In recent years, utilities, credit card issuers and banks have made a real effort to redesign their statements so they’re easier for their customers to understand. In many cases they’ve succeeded, and I’m grateful.
But for some reason, my health insurer (Anthem Blue Cross) has continued to to send me the same kind of inscrutable “Explanation of Benefits” letter that it has sent for years. It’s filled with information that is of no value to me, including machine-readable bar codes and glyphs (who are these for?—the letters don’t say). And the kind of information I would like to know is incomplete. For example, the letters include the “member’s medical deductible applied to date” but doesn’t say what the deductible actually is, or how much is remaining.
To make matters worse, these laughably named “explanation of benefit” notices don’t include a bill to let me pay the outstanding balance on a medical visit. Instead, I receive bills directly from the care provider, which are often sent before the insurance benefits kick in. Other times the bills arrive many months after the service was performed, containing urgent language about how late the bill is, even though it’s the first I ever heard about it.
I was resigned to living with this messy and frustrating situation, until someone told me about Simplee.com, describing it as “Mint.com for healthcare.” I registered and gave Simplee permission to access my family’s Anthem medical insurance account. Simplee crunched all the available data from my online Anthem account and created a blessedly easy-to-read dashboard that showed my healthcare costs since the beginning of the year, my out-of-pocket expenses, my medical deductible, the number of doctors visits my family had, and the outstanding bills for medical services. It also showed how much our pharmacy costs were, and described our medical plan in plain English. Best of all, Simplee’s clear “explanation of benefit” notices are things of beauty. Anthem could learn much from Simplee.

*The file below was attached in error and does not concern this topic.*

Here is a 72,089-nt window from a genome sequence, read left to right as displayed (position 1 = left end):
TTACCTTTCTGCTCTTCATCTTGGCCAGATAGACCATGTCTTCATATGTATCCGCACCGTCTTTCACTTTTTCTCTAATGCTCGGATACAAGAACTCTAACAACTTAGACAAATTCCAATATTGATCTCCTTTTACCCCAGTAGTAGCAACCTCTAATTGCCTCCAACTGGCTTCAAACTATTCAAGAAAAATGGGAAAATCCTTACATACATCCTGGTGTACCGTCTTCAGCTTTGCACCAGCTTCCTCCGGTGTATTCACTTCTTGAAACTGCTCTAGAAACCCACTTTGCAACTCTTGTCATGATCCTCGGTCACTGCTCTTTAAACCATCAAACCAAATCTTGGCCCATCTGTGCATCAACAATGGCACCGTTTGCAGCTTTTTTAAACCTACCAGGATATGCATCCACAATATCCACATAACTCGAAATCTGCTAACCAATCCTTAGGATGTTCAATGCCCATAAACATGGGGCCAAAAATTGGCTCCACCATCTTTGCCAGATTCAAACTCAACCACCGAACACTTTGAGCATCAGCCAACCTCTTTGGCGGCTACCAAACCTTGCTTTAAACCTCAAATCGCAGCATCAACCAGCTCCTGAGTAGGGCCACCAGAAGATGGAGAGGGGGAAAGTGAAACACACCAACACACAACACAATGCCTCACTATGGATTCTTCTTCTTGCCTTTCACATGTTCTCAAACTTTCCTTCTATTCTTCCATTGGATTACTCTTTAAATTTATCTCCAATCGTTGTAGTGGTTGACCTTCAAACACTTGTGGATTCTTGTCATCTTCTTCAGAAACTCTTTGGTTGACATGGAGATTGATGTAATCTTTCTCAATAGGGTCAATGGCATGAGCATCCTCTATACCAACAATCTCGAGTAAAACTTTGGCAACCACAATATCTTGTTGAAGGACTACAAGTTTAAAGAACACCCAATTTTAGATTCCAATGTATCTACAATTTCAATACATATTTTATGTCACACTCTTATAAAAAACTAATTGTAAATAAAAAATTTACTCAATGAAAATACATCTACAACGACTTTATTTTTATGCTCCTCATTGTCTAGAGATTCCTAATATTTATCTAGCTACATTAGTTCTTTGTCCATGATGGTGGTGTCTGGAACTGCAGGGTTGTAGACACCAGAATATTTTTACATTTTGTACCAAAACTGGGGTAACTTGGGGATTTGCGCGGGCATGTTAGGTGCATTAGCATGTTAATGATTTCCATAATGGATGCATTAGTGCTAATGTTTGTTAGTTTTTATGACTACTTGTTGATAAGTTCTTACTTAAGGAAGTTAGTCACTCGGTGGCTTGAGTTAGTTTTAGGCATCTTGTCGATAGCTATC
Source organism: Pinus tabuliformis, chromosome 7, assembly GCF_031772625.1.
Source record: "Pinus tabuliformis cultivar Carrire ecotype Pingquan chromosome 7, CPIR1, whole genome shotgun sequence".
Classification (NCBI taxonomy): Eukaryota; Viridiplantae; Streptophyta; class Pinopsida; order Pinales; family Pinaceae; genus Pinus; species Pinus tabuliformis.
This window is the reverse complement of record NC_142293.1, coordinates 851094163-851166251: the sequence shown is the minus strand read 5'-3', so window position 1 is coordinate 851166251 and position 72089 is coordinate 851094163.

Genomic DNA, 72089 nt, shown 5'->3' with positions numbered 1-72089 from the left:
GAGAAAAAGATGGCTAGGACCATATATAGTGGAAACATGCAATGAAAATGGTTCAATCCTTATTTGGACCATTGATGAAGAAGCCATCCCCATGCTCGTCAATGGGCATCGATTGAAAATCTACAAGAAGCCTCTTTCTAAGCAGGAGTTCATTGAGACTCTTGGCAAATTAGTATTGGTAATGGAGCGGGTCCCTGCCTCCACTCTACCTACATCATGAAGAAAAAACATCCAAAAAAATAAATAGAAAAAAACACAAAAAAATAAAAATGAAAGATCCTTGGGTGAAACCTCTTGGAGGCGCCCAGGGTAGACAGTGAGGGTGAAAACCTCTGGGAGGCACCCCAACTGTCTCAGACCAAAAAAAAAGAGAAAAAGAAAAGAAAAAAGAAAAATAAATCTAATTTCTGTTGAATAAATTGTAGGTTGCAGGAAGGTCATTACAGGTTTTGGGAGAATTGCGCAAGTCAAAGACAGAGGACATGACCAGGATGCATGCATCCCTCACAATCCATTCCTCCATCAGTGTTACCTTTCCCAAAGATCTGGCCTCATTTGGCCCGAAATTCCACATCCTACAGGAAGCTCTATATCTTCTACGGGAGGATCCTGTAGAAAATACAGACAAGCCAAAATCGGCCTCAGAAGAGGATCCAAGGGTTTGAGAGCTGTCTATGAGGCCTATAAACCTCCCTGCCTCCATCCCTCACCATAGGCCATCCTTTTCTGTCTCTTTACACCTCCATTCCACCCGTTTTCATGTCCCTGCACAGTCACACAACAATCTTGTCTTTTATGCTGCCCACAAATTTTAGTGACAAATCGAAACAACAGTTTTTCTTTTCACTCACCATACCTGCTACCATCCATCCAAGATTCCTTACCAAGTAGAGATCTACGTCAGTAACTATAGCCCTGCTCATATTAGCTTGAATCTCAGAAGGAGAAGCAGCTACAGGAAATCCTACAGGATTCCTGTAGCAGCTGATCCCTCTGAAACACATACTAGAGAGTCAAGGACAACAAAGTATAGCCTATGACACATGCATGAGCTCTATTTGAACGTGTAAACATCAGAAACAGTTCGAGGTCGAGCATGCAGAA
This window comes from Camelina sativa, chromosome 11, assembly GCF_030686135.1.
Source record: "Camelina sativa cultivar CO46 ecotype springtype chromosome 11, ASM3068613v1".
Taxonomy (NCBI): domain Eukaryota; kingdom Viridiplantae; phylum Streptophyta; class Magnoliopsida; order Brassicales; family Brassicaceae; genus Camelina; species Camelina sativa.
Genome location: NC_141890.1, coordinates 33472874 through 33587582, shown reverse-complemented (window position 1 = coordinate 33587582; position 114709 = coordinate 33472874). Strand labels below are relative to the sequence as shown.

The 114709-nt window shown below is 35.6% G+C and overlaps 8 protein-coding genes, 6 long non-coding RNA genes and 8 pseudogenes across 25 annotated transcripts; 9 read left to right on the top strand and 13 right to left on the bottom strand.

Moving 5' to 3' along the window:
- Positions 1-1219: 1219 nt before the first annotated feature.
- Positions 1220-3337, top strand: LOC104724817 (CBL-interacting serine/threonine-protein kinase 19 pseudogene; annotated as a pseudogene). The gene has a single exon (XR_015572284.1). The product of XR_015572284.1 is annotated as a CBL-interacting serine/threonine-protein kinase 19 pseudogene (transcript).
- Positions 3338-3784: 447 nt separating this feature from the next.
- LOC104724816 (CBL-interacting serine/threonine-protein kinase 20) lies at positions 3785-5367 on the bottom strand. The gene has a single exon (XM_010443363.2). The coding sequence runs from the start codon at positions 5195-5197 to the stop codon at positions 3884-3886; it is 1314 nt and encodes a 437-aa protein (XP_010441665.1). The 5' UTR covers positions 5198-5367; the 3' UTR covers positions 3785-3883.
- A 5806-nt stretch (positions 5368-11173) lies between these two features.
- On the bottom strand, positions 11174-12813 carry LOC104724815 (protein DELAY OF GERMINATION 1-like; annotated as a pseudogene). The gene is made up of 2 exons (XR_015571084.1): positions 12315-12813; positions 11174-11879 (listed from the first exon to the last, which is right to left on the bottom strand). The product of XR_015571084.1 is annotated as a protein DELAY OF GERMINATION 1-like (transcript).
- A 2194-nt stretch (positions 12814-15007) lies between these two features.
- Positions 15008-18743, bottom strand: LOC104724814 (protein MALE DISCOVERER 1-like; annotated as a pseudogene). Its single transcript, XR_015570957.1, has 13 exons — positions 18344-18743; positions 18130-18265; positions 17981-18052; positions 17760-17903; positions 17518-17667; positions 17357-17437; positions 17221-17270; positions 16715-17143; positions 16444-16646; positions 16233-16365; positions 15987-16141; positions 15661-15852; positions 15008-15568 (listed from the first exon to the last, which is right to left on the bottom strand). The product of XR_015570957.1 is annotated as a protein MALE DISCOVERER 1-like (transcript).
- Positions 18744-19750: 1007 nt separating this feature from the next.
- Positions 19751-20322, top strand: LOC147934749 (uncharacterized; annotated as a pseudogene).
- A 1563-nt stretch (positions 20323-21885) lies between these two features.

Now, when I get a medical bill, I pay it through Simplee instead of directly to the provider. Like Mint, Simplee is one of those websites I pray doesn’t go out of business because I find it so useful. I expect it’ll eventually start making making money by recommending health care services, in the same way that Mint.com offers personal finance services, but even if Simplee starts charging users a subscription fee, I would pay to use it.